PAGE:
Russell Mittermeier

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Russell Mittermeier
Born (1949-11-08) November 8, 1949 (age 64)
Bronx, New York, United States
Nationality American
Fields Anthropology
Institutions Conservation International
Alma mater Dartmouth College
Harvard
Known for Biological Diversity and Ecosystem Conservation

Russell Alan Mittermeier (born November 8, 1949) is a primatologist, herpetologist and biological anthropologist. He has written several books for both popular and scientist audiences, and has authored some 300 scientific papers.

Biography[edit]

Mittermeier was born in The Bronx, New York City. He received his B.A. (summa cum laude, Phi Beta Kappa) from Dartmouth in 1971 and his Ph.D. from Harvard in Biological Anthropology in 1977.

He has conducted fieldwork for over 30 years on three continents and in more than 20 countries in mainly tropical locations, notably Brazil, Suriname and Madagascar. Mittermeier's fieldwork has been focused on primates, protected areas, and other conservation issues and he is considered an expert on such topics as biological diversity and its value to humanity, ecosystem conservation, tropical biology and species conservation.[1]

Mittermeier has formally discovered several monkey species. He was honored for his work in Madagascar in 2006 with the naming of a newly discovered species of mouse lemur Microcebus mittermeieri, or Mittermeier's Mouse Lemur. Russell Mittermeier is the author of Lemurs of Madagascar, a comprehensive field guide on the country's flagship species. He is also notable as one of relatively few scientists to argue in favor of serious study of the North American Bigfoot phenomenon.[2]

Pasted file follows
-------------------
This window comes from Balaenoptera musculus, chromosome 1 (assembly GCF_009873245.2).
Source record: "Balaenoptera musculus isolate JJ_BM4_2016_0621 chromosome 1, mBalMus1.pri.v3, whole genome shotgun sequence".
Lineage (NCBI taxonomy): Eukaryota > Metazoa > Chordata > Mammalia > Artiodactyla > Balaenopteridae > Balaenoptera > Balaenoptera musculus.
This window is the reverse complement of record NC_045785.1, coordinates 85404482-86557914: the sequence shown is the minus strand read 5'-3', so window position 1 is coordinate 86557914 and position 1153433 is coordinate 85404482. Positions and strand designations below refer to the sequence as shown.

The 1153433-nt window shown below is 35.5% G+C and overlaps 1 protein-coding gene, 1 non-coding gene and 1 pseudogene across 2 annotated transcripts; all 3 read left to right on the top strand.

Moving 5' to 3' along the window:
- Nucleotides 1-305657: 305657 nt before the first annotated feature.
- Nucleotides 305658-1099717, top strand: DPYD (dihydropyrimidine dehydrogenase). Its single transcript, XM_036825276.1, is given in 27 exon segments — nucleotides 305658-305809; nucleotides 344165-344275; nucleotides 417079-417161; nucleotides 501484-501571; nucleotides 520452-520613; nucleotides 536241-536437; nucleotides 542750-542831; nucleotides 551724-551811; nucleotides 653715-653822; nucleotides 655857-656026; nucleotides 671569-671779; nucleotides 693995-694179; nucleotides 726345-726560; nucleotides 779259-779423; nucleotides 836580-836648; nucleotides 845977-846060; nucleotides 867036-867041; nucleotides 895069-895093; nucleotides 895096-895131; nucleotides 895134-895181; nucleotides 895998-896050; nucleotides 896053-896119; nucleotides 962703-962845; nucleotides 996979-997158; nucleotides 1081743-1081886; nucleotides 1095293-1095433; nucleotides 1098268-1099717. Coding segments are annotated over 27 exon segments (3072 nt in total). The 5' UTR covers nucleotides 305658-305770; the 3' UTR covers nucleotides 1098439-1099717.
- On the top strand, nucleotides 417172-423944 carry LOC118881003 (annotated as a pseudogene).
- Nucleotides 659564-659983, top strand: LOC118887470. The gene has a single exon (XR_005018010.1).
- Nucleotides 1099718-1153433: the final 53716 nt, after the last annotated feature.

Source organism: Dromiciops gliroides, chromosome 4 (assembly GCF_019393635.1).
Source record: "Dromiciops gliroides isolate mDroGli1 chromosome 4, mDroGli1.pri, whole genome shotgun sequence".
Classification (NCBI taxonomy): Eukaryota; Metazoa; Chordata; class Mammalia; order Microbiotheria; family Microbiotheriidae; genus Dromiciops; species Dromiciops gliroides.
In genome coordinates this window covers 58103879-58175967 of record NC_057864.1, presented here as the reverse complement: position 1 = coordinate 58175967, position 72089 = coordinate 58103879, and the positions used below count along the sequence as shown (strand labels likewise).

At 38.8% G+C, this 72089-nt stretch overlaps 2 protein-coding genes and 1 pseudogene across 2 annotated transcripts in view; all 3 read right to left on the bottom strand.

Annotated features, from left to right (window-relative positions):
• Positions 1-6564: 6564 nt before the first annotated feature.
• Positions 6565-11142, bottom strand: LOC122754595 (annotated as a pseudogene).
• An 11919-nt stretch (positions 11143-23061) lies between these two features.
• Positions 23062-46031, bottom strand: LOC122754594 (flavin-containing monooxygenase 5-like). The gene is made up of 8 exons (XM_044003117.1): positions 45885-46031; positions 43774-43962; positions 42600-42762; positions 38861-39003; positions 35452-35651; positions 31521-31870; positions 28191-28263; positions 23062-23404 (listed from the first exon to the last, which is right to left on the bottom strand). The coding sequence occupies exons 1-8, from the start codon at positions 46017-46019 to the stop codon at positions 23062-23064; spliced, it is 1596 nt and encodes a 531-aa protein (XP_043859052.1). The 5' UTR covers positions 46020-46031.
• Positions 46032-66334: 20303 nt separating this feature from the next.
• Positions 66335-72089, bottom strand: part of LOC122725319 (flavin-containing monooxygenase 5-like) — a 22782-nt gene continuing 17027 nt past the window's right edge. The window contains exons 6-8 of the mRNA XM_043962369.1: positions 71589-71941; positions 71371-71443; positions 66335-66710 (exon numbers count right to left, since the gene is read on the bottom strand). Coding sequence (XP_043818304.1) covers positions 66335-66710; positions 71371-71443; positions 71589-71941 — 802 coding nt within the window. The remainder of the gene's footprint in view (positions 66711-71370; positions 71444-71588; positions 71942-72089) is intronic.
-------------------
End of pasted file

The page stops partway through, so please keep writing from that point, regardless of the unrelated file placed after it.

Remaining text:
Mittermeier was named president of Conservation International in 1989. In addition to his work at CI, Mittermeier has served as Chairman of the IUCN-World Conservation Union Species Survival Commission's Primate Specialist Group since 1977, and as the Chairman of the World Bank's Task Force of Biological Diversity in 1988 and 1989. He also serves as President of the Margot Marsh Biodiversity Foundation and an Adjunct Professor at the State University of New York at Stony Brook. Prior to coming to Conservation International, he was Vice President for Science at the World Wildlife Fund.

Family[edit]

Russell Mittermeier was married for 19 years to Cristina Mittermeier, and has four children: John Mittermeier (27), Mickey Mittermeier (21), Juliana Mittermeier (17) and William Mittermeier (2).

Awards and honors[edit]

Mittermeier has received many awards, including:

The three species of the genus "Meles", from Handbook of the Mammals of the World

Selected bibliography[edit]

Among the many books coauthored by Russell Mittermeier, Hotspots, Wilderness Areas, and Transboundary Conservation stand out. Mittermeier is also editor in chief of the book series Handbook of the Mammals of the World.

References[edit]

  1. ^ Mittermeier, Russell A., & Cheney, Dorothy L. (1987), "Conservation of Primates and Their Habitats", in Smuts, B.B., Cheney, D.L., Seyfarth, R.M., Wrangham, R.W., Struhsaker, T.T. (eds), Primate Societies, Chicago & London: University of Chicago Press, pp. 477–490., ISBN 0-226-76715-9 
  2. ^ BFRO Media Article 328

American Society of Mammalogists Honors CI President Russell Mittermeier with Aldo Leopold Award, July 29, 2004.

External links[edit]